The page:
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Girl In The Spider’s Web Is A  Dark Gloomy Formula  Story



The Girl In  The  Spider’s Web

Starring Claire Foy

Directed by Fede Alvarez

Rating:**(2 stars)

God and  the  godforsaken Crime Thriller genre move in  uncertain ways. The uncertainties  of  the plot in this unwanted excruciatingly selfconscious sequel to a film that worked three years ago because  its violence  addressed  itself to a relatableheroine and also  because it starred Bond Daniel Craig, are so widespread that  by the time we wearily reach  the shootout in an abandoned warehouse setting at the climax, we  just want some warmth and a cup  of coffee.

The  Girl In The Spider’s Web is an unbearably glum  piece  of nihilistic  cinema. Nature  is robbed of all joy and humankind is denuded of any hope. In the beginning we see two adolescent  sisters  , one of whom is  trapped  in  the clutches of her evil father while  the  other  escapes  in a  freefall that could have killed Catwoman.

Not our heroine. She   grows up with a nose ring and an attitude  to match. Calling herself  Lisbeth,Claire Foy, an actress I  immensely admired as Neil Armstrong’s  wife in the recent  bio-pic, is  grievously out of her depths in the part of a wounded abused  freelance agent.  Making it worse is  the  actress (Sylvia Hoeks) who plays  Foy’s sister.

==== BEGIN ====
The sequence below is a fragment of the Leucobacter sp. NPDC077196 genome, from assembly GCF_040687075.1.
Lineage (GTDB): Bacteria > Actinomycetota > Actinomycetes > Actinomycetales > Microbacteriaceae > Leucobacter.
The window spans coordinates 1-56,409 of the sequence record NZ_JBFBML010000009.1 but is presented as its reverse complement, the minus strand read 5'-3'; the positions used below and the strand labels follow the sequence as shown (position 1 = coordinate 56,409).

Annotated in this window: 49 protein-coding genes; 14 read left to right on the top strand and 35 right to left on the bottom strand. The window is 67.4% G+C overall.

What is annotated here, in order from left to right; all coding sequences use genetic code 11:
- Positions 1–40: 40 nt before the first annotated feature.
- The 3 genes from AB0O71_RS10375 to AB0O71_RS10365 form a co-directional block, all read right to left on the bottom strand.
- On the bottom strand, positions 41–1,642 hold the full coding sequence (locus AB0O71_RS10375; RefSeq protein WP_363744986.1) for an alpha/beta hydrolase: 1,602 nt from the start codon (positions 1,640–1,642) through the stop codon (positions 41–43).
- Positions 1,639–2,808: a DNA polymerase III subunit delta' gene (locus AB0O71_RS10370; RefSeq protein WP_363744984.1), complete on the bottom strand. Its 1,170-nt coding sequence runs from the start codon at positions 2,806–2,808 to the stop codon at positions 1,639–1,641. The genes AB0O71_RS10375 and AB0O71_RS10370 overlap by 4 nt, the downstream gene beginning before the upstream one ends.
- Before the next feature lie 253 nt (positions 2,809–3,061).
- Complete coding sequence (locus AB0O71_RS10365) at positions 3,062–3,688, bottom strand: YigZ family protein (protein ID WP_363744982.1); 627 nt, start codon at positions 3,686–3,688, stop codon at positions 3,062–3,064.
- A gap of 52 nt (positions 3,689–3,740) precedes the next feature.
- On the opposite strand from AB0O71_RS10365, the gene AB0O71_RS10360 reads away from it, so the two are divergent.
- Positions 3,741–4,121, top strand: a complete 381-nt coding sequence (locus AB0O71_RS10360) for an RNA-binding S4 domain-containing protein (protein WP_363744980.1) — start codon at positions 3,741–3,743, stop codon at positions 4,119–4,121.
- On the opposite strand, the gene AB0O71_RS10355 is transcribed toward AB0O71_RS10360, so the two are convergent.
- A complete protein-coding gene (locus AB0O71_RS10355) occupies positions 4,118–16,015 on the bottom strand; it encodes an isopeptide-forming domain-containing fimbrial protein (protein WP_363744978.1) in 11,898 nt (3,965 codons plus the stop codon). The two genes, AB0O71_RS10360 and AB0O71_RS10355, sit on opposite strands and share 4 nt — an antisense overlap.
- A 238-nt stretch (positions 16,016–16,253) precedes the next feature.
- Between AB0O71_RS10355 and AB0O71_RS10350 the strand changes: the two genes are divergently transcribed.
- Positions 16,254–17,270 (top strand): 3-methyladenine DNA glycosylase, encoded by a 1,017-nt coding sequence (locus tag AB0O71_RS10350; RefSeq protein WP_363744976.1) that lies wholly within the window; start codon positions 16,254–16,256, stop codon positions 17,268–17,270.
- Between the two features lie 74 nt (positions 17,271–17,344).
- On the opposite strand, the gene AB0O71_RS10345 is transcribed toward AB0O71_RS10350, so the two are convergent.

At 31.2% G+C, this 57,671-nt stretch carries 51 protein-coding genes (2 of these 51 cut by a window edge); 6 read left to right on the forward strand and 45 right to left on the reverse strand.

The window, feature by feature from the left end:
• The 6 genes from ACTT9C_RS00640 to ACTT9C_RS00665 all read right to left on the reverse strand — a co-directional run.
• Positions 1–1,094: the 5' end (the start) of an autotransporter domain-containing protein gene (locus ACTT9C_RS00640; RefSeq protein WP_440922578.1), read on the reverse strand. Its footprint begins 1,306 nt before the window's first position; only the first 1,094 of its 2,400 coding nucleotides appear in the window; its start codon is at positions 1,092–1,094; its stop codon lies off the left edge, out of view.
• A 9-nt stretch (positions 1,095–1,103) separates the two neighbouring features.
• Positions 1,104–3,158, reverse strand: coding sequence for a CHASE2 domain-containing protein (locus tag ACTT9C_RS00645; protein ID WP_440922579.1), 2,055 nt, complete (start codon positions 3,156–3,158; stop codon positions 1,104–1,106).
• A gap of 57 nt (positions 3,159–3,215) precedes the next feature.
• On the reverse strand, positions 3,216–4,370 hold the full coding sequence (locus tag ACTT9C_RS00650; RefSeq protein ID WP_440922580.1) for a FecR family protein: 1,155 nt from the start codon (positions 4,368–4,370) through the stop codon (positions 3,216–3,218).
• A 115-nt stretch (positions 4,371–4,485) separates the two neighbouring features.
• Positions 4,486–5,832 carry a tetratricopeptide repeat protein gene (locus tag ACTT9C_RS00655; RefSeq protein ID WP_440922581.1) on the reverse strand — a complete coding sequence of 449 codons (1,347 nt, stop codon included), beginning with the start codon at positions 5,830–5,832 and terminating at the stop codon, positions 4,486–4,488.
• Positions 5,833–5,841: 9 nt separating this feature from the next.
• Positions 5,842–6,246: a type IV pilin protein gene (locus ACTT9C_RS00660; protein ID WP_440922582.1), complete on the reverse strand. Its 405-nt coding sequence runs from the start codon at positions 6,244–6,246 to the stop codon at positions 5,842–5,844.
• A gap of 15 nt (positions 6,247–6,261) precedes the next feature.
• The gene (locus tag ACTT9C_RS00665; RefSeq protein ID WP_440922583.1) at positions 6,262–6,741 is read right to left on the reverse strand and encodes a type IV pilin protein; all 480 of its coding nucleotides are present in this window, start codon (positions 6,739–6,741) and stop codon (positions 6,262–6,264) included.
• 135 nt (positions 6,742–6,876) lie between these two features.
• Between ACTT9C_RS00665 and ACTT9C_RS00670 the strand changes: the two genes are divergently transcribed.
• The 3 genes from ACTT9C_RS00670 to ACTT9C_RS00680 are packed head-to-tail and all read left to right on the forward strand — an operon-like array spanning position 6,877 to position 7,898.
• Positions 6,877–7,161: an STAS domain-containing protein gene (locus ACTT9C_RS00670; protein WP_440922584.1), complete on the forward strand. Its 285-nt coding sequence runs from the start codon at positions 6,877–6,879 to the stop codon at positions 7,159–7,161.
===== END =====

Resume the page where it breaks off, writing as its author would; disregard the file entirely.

Their confrontation at the snowcapped precipice  at the end  is maddeningly  anti-climactic with  both the actress  plunging rather than rising to  the occasion.

Then there is a little boy who knows the secret  code to crack open a  computer programme that  could destroy the world  and a journalist-friend-lover played  by  Sverrir Gudnason, a man so stupid he  repeatedly risks his life,marriage and  reputation for  Lisbeth although she is  clearly using him  for her own purposes. And  he doesn’t even  get sex in return. At least  none that we see.

For a film  brimming with  anxious energy the characters are  woefully frigid. The   action sequences are  laughable in theirselfimportance. Ten  minutes into the  tale of  digital  Gothicism Claire Foy’s Lisbeth’s  home blows up.She  jumps  into the bathtub and  is saved.

We couldn’t hope for a  safer world.

The  setting is  mostly the snowcapped wilderness that claims to be Stockholm.So far Sweden was always  the land of rhapsodic  joy , the land  of ABBA’s songs for me.

That just changed.  Do  us a favour. Leave  the  girl with the golden tattoo caught in  a spider’s web(etc, etc)   to her own devices. She  is  really not  interesting enough for us to invest two hours  of  our time as she cracks some complicated code on her  computer . Not when Ralph is breaking the internet.


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